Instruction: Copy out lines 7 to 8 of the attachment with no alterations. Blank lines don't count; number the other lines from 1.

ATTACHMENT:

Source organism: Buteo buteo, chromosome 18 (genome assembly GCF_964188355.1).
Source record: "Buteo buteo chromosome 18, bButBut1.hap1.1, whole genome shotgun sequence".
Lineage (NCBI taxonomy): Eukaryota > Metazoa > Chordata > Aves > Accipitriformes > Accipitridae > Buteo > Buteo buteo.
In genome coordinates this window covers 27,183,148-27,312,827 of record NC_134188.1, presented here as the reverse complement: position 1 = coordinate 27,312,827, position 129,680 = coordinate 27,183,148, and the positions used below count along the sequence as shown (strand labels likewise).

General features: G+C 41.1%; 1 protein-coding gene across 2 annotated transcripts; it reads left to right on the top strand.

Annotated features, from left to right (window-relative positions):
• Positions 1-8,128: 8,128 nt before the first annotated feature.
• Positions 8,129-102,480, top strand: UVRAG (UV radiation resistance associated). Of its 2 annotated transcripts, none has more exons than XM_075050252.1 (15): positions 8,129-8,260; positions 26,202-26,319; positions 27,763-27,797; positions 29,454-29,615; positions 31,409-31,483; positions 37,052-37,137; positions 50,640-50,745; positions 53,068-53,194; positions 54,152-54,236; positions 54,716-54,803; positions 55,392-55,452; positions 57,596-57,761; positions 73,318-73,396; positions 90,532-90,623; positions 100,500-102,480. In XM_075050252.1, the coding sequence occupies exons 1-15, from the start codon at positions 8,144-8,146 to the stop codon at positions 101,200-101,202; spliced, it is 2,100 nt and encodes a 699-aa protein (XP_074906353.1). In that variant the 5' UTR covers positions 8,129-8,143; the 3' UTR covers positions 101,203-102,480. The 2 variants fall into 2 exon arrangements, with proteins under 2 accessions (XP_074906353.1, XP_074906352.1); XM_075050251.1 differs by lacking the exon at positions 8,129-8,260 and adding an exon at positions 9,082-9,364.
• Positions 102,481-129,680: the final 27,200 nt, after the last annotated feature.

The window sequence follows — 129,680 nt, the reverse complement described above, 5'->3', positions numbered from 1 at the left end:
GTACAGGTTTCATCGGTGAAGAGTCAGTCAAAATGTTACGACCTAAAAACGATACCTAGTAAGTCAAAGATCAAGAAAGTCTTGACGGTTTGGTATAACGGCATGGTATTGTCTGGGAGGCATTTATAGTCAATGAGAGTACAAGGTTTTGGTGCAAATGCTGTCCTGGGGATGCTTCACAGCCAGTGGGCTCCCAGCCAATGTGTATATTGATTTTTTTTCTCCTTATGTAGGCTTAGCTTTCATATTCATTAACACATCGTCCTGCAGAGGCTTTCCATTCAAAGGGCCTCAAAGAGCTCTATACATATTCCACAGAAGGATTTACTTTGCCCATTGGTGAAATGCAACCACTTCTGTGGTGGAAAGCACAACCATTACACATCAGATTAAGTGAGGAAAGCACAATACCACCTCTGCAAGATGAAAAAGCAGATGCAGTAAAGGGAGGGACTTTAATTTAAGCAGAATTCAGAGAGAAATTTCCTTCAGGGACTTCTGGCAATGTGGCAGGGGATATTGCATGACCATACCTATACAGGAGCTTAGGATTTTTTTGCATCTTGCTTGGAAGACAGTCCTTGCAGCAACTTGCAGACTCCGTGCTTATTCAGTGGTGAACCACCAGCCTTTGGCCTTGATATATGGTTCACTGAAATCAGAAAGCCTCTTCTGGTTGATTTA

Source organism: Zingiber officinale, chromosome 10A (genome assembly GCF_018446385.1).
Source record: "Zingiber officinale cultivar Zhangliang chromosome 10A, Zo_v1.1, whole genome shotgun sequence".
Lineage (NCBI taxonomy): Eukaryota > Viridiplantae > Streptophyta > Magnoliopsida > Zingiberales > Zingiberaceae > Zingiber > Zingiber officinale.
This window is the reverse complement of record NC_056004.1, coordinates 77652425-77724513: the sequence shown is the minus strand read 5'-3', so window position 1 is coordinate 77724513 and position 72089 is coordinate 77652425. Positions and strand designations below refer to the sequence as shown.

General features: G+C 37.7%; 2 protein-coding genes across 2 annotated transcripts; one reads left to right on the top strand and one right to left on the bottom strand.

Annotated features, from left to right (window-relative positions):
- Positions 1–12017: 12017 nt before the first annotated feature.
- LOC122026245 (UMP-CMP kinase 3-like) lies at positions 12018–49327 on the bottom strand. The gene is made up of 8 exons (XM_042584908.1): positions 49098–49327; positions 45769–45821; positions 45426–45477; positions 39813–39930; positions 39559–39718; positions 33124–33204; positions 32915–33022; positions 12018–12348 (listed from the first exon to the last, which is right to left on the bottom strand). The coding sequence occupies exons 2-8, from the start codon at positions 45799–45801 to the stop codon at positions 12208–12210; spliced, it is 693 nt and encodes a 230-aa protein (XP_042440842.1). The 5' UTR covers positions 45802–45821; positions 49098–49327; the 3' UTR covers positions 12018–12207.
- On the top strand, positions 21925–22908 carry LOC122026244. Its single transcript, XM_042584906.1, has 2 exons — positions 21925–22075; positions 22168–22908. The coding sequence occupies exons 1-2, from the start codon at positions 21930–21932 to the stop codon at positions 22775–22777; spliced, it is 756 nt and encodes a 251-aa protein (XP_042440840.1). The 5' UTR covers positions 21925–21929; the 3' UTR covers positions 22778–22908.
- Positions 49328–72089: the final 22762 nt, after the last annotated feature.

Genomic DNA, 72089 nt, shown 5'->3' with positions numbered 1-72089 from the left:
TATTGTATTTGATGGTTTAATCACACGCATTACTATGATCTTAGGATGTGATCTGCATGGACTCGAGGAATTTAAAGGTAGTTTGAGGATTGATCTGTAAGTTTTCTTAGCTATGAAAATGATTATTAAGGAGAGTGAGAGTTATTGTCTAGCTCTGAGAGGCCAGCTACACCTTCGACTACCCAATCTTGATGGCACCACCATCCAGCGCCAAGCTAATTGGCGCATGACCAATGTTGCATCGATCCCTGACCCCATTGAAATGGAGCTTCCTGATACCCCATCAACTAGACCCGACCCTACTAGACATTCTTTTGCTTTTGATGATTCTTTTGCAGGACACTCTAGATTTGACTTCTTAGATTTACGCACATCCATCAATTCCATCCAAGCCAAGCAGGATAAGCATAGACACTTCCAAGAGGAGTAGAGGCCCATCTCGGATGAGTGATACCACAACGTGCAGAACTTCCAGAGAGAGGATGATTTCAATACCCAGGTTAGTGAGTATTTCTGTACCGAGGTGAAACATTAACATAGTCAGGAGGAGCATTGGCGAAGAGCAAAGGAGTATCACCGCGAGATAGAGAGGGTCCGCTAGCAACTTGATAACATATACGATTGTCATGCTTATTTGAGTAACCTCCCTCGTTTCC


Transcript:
• Positions 1-8,128: 8,128 nt before the first annotated feature.
• Positions 8,129-102,480, top strand: UVRAG (UV radiation resistance associated). Of its 2 annotated transcripts, none has more exons than XM_075050252.1 (15): positions 8,129-8,260; positions 26,202-26,319; positions 27,763-27,797; positions 29,454-29,615; positions 31,409-31,483; positions 37,052-37,137; positions 50,640-50,745; positions 53,068-53,194; positions 54,152-54,236; positions 54,716-54,803; positions 55,392-55,452; positions 57,596-57,761; positions 73,318-73,396; positions 90,532-90,623; positions 100,500-102,480. In XM_075050252.1, the coding sequence occupies exons 1-15, from the start codon at positions 8,144-8,146 to the stop codon at positions 101,200-101,202; spliced, it is 2,100 nt and encodes a 699-aa protein (XP_074906353.1). In that variant the 5' UTR covers positions 8,129-8,143; the 3' UTR covers positions 101,203-102,480. The 2 variants fall into 2 exon arrangements, with proteins under 2 accessions (XP_074906353.1, XP_074906352.1); XM_075050251.1 differs by lacking the exon at positions 8,129-8,260 and adding an exon at positions 9,082-9,364.